The COVID-19 pandemic has sent us all scrambling to ensure we protect our most valuable assets which includes ourselves, our families and our team members. By now most organisations have dusted off their business continuity plans (BCP) and have started execution. Others are trying to update their plan and still some are just trying to create one. Given the many precautions relating to COVID-19 and the possibility of some countries declaring a national disaster and prohibiting people movement, many employers are now contemplating how they can effectively facilitate their employees working remotely (work from home).
While it is
important to continue to turn the wheels of productivity, businesses have an
obligation, especially in a time of crisis, to do so responsibly. Therefore,
it is important that businesses be prudent in their decision-making processes
and assess the implications of any change in strategy. Before implementing a
strategy for employees to work remotely, businesses should consider the
What are the services that are critical to your operations?
What processes are important for the services to be effective?
Who are the people that are important to the process and service?
Can the services be offered remotely? (Cloud, VPN, Terminal Services, etc.)
Do the employees have devices to access the services remotely and are these company owned or personal devices?
If they are personal devices, do they meet your organisation’s minimum-security requirements?
Do the employees have adequate Internet access?
If services are not in the cloud can your infrastructure support remote connections?
If remote services are new to your organisation have you taken precautions to ensure that your implementation does not expose your organisation and its information assets?
Ensure that you understand the risks involved and be prepared to
mitigate, transfer or accept the risks.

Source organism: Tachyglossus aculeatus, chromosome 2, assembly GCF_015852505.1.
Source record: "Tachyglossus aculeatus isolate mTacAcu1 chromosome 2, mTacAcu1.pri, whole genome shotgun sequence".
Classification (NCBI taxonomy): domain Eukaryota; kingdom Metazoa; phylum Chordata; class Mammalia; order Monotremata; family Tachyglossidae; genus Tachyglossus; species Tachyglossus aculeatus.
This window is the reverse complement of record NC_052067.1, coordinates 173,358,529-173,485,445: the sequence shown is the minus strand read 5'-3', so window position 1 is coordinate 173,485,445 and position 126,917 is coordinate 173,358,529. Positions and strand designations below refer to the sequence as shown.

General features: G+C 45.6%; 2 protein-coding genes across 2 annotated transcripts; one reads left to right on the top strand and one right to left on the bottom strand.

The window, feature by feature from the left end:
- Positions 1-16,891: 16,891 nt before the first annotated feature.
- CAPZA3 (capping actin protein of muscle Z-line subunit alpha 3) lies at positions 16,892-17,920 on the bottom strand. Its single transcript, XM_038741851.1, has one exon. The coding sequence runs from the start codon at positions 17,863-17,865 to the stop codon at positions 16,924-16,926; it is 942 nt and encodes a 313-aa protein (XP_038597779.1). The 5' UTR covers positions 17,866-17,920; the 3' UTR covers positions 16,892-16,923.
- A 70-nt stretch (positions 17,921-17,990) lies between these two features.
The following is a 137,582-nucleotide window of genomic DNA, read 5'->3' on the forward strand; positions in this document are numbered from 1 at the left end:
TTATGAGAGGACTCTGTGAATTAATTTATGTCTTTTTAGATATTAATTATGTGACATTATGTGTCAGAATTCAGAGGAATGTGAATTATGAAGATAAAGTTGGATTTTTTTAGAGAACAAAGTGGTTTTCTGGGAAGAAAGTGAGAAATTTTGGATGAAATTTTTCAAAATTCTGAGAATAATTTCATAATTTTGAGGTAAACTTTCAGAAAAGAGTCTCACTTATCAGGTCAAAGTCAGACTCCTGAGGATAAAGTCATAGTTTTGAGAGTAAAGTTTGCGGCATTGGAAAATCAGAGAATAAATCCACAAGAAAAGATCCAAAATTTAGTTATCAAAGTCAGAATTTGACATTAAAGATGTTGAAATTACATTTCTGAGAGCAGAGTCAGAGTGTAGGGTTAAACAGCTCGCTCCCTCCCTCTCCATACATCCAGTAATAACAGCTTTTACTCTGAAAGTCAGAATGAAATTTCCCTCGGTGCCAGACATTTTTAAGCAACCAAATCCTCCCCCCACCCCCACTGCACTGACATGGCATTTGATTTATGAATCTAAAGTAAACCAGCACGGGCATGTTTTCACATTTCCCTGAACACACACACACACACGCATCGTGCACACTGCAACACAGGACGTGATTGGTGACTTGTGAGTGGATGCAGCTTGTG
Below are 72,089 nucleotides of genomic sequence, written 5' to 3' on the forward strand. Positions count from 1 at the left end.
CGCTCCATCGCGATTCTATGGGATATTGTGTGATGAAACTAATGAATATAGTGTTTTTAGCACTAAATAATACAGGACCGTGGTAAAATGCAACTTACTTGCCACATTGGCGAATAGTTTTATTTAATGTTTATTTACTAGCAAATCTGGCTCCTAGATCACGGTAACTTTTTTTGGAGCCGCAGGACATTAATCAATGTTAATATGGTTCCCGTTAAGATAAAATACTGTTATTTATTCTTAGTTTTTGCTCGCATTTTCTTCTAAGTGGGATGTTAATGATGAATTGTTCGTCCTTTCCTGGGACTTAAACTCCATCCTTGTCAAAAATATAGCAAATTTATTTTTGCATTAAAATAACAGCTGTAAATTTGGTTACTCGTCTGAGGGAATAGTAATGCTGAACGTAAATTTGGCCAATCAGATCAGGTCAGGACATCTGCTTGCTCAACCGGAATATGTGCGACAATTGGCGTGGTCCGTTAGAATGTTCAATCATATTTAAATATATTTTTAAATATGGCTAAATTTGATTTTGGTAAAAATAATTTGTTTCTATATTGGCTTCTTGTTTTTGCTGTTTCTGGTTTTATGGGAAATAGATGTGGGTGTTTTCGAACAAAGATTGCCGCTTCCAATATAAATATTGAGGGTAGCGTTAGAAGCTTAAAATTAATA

Use qualified practitioners to assist, and while it may have cost
implications it may save you in the long run.
Develop a change management strategy with adequate what if
Identify a “what if” role, that person who will always challenge
the strategy, the fact that all persons are saying yes may not always be good
as it could lead to blind spots.
Test remote connections to ensure only what you plan to expose is
Ensure your Internet bandwidth and speed is adequate for the
Implement a “Defense-in-Depth” strategy – as this provides another
layer in the control chain should the previous layer be compromised.
Ensure that you consider controls relating to privacy (protection
of personally identifiable information).
Protect confidentiality and integrity of the information being
offered through the remote services.
Implement a communication and collaboration strategy between team
efforts, controls can and will fail due to errors and other security incidents;
ensure that you have a response strategy and plan.
I hope that you find these questions and tips helpful and a good start to your business continuity planning. In the end however, it is important to remember that while our information assets are important, human lives are more valuable. Let us ensure that we first and foremost secure the health and well-being of our people. Please stay safe and keep others safe by practicing good personal hygiene.
Andrew Nooks is a Director with Symptai Consulting Limited, a leader in information security assurance and advisory services. Nooks has over twenty-five years of experience in information systems administration, audit and security assessments, and is responsible for efficiency, growth, innovation and disruption at Symptai.